How to Learn Cyber Over the Weekend: An Orientation in 48 Hours

It’s Friday night and you finally decided to “get into cyber.” Or maybe you are starting a Masters degree and are about to take an introduction course to the cyber field and want to read up a bit before the first day of class. What do you do next? The market is so full with buzzwords and a myriad of organizations that promise career preparation that candidates often experience difficulty framing the problem set.

The goal for this article is to provide the initial macro-level orientation to cyber security candidates that allow them to make an informed decision about where to dedicate their precious time, energy, and synapses moving forward. Armed with this 30,000 foot perspective, candidates can move forward in an area that makes sense for them anywhere in the framework from threat analysis looking at adversary intent to technical tool development and everything in between.

Since people learn through stories we will begin with case studies.

Article: How an Entire Nation Became Russia’s Test Lab for Cyberwar by Andy Greenberg. This article looks at Russia’s involvement attacking power providers within Ukraine’s oblenergos (power distribution companies). First, Andy Greenberg simply wrote a great, easily digestible article. Second, the article effectively walks the reader through not one, but two intrusions into destabilizing the power grid broadly from initial entry to post-exploitation. Eventually, learn this campaign case study from front to back. Communicating complex, technical actions in a simple was is very important in this field.

APT Report: IRON TWILIGHT Supports ‘Active Measures” by the Secureworks Cyber Threat Unit Threat Intelligence Team. This report looks at the (alleged) Russian use of cyber as a platform for information operations and covers everything from gathering military intelligence to false flags to Flight MH17 to the DNC hack.

Here’s there more articles that are highly relevant:

Article: New secret-spilling flaw affects almost every Intel chip since 2011 by Zach Whittaker. This article talks about how a flaw in hardware can be exploited by software to leak data. This article is important because it shows that software is just one part of the “cyber” domain.

Article: UPDATE NOW! Critical, remote, ‘wormable’ Windows vulnerability by Mark Stockley. This article introduces the concept of the software development life cycle (SLDC), arbitrary code execution, and worms in addition to emphasizing the importance of patching systems.

Article: Emotet Malware - An Introduction to the Banking Trojan by the Malwarebytes Team. This article discusses important concepts like sandboxing, polymorphic code, macros, and command-and-control servers. Emotet was originally designed as banking malware but has since evolved. What is the easiest way to protect against Emotet? Patch.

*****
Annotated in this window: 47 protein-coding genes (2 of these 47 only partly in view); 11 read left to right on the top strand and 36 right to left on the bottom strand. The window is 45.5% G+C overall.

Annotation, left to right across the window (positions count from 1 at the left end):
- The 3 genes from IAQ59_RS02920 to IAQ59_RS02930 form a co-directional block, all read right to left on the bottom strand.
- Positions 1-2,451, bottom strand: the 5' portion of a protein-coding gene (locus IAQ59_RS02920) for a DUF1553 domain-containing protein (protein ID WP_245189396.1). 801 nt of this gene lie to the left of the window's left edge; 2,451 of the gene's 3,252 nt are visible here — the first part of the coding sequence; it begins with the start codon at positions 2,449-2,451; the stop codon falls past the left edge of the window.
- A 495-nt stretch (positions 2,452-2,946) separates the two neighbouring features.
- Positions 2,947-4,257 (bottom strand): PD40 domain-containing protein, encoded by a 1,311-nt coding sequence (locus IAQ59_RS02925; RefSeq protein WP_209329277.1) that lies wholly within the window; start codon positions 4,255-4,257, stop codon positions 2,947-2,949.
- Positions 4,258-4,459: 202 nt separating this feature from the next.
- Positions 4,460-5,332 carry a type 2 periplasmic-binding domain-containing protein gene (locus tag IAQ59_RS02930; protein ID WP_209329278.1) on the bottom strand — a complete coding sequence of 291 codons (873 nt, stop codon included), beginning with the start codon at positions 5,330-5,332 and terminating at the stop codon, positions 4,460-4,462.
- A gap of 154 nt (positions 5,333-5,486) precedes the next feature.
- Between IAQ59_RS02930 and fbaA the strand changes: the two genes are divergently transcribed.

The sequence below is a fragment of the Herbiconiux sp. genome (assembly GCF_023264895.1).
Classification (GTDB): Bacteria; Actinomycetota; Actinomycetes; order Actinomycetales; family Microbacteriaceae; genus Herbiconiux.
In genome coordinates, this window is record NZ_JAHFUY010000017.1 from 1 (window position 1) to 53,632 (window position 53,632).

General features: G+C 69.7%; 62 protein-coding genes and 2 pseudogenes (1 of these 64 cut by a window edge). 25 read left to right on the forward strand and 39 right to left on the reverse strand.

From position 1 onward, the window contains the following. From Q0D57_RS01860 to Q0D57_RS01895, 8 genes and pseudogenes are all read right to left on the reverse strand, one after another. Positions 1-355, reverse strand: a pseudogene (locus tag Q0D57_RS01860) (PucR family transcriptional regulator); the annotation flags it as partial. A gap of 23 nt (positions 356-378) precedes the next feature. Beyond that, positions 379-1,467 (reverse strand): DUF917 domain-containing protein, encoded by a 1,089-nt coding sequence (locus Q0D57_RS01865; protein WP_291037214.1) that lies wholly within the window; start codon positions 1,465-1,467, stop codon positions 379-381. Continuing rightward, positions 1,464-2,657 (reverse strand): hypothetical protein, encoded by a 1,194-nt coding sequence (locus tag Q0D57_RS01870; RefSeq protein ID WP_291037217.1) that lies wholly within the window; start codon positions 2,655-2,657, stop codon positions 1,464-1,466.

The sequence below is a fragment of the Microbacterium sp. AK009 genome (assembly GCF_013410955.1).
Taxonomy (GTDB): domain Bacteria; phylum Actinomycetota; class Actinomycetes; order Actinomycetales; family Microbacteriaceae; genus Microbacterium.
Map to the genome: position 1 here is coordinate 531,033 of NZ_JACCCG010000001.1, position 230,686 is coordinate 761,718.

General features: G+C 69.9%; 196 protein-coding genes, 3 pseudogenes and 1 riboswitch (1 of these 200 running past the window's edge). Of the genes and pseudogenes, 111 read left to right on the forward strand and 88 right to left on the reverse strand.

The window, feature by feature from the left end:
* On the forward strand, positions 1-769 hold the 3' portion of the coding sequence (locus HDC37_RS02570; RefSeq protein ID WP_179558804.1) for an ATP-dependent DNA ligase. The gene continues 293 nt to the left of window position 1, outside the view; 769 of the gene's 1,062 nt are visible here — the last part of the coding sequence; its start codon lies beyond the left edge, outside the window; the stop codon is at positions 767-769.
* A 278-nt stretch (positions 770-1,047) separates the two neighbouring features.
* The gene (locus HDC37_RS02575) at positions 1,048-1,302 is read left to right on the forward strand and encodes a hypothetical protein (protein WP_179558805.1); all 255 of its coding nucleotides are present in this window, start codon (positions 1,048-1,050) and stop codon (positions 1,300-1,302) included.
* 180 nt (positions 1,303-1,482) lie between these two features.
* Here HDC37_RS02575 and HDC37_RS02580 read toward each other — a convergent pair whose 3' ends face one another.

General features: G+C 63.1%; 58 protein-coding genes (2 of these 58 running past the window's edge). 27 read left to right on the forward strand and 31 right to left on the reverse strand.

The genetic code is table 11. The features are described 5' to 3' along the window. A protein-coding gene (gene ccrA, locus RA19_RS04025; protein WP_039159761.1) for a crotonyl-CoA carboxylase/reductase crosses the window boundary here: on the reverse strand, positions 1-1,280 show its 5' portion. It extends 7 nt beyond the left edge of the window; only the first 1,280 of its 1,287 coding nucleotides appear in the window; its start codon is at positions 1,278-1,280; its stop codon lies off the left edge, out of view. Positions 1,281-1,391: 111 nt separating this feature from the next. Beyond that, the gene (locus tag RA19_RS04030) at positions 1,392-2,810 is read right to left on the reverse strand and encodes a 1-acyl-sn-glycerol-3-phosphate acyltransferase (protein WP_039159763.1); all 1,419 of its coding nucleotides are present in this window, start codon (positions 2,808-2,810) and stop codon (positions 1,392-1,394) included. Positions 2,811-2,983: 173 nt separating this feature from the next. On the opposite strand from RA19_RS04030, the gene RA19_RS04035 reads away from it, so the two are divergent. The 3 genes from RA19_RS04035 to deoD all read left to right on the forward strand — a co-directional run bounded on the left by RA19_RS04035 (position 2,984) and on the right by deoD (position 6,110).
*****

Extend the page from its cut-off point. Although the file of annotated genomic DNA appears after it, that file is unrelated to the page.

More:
ASD Essential Eight — I’ve been a big fan of the Australian Signal Directorate (ASD)’s “Essential Eight” for a few years now. Trying to wrap your head around other frameworks like the CIS 20 Controls or even the MITRE ATT&CK™ (below) can be daunting and there is no real priority within the frameworks. The ASD solves that problem and effectively tells you which eight things to implement and in what order. But take it from them, not me: “Known as the Essential Eight, these mitigation strategies make it much harder for adversaries to compromise your systems. Implementing the Essential Eight proactively can be more cost-effective in terms of time, money and effort than having to respond to a successful large-scale cyber security incident.” Of course, the ASD has a much more in depth version of the “Essential Eight” broken out by maturity within the framework and even a prioritized Top 35 list which is still evolving. However, the purpose of this article is to provide an introduction, so just stick with the first eight for now!

A portion of MITRE’s ATT&CK™ Framework for Enterprise

MITRE ATT&CK Now that you have a frame of reference and introduction into the adversary, let’s take a deeper look at how to protect against, detect, (alarm), and respond to intrusions. A great framework mentioned above is the MITRE ATT&CK™ which stands for Adversary Tactics, Techniques, and Common Knowledge. This framework look at pre-attack and post-attack and walks through some of the nitty gritty details found in the case studies above. You should be familiar with the column titles generally. Later in your career it might be nice to be able to explain each column heading and two to three cells from each column.

“The OWASP Top 10 is a standard awareness document for developers and web application security. It represents a broad consensus about the most critical security risks to web applications.”

OWASP TOP 10 The Open Web Application Security Project (OWASP) Top Ten outlines the web’s current top ten problems developers need to consider when building web applications. It just so happens that the top ten risks are also consistently the top ten ways in! Injection (usually through user input validation problems) and broken authentication are consistently at the top two risks security practitioners need to consider.

Ok, you probably could get through all of this in less than a weekend, but I assume you intend on spending at least a little time with family and friends. I intend to soon release a reading list with actual, you know, books. That reading list works in the same macro-to-micro format that begins with an in-depth look at the Stuxnet case study and eventually progresses to regular expressions. Keep an eye out.

If you’re using this content as a study guide prior to an interview, remember this: overlaying the APT case study campaign onto the MITRE ATT&CK, ASD Essential 8 and, OWASP Top Ten shows an increased level of maturity within the industry.

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